Madhubani painting is an Indian folk art that is practiced in the Mithila region of Bihar. Madhu means honey and ban means forest in Hindi. The paintings usually depict the flora and fauna of the region, or stories from mythology. The colours used in Madhubani paintings are usually derived from plants and other natural sources. Instead of brushes, objects like twigs, matchsticks and even fingers are used to create the paintings.
After a brief overview of the style and content of the art, elementary students set out to do their own Madhubani paintings. They needed to outline each object drawn with a double line – as is the practise in Madhubani paintings. They started with the borders on the fours sides. Then they composed the pictures within it. There is no overlapping in these paintings but the background is filled in with flowers, plants or designs. There is no sense of depth in the art.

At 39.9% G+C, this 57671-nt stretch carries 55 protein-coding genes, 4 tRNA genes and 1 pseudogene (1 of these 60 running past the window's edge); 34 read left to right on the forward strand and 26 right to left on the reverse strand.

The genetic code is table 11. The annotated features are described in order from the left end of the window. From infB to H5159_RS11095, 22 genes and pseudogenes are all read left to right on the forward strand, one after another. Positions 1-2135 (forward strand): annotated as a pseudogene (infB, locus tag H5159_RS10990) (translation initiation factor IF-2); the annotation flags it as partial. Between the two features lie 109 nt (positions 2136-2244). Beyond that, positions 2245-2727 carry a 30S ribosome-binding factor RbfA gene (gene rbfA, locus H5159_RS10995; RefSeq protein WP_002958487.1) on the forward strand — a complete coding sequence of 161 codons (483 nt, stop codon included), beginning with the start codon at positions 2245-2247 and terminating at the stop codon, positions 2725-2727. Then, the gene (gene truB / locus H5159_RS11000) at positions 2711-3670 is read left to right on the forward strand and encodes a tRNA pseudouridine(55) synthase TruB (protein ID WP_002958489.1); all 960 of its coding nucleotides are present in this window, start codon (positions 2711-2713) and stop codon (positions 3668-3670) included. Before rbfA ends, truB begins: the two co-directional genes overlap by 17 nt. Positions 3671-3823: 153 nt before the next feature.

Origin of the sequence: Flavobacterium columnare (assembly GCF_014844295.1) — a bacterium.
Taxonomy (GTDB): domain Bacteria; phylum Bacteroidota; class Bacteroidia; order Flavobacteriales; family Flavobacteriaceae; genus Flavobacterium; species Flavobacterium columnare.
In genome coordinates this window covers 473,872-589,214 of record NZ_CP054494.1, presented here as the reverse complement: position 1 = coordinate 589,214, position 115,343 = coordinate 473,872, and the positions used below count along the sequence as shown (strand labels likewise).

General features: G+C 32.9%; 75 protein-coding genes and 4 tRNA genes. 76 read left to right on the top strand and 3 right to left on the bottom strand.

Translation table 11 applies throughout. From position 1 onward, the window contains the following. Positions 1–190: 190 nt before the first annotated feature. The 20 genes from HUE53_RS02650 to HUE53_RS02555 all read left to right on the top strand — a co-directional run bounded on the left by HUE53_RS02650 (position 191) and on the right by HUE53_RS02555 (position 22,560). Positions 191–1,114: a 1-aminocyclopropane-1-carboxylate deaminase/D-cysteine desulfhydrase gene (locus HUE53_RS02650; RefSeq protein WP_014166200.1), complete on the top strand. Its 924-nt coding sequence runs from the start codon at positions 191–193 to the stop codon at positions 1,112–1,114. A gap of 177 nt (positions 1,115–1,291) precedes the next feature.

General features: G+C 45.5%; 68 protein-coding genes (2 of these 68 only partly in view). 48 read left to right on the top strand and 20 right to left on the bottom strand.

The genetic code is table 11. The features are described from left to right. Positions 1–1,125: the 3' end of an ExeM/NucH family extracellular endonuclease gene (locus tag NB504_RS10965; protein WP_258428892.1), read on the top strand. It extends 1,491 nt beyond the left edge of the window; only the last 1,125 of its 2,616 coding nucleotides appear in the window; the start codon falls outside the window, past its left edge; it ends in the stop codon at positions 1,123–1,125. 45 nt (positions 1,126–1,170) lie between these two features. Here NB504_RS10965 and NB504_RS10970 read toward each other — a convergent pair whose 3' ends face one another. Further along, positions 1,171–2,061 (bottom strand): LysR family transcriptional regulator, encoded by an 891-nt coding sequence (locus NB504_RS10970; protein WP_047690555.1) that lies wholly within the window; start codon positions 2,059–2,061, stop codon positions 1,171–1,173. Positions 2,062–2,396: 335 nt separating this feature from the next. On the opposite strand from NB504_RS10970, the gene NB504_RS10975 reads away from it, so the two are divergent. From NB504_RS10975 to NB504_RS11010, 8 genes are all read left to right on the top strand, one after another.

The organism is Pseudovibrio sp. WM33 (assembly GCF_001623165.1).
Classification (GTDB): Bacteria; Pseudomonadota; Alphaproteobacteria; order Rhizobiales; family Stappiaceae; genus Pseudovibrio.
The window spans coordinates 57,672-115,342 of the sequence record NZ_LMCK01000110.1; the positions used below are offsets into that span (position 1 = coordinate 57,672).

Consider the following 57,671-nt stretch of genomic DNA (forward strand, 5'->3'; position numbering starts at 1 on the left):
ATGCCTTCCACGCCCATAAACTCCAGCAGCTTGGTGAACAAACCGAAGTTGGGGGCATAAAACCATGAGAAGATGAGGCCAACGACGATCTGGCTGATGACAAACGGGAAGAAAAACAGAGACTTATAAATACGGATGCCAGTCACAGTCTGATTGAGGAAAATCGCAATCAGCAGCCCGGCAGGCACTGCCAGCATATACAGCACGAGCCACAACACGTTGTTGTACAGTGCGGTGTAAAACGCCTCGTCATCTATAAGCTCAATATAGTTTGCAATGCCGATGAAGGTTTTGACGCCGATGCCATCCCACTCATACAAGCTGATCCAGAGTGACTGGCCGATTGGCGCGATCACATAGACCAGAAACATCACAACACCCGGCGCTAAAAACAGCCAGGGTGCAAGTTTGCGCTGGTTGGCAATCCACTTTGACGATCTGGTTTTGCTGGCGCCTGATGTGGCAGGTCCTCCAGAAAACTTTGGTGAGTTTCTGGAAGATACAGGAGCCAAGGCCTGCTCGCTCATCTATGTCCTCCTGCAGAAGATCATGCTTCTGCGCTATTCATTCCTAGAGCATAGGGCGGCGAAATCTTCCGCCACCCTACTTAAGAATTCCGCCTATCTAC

Once their drawings were done, they used brush pens to fill in the spaces. The brush pens were easy to control and also gave very luminous colours.
The children were delighted with their finished pieces, some of which are shown below.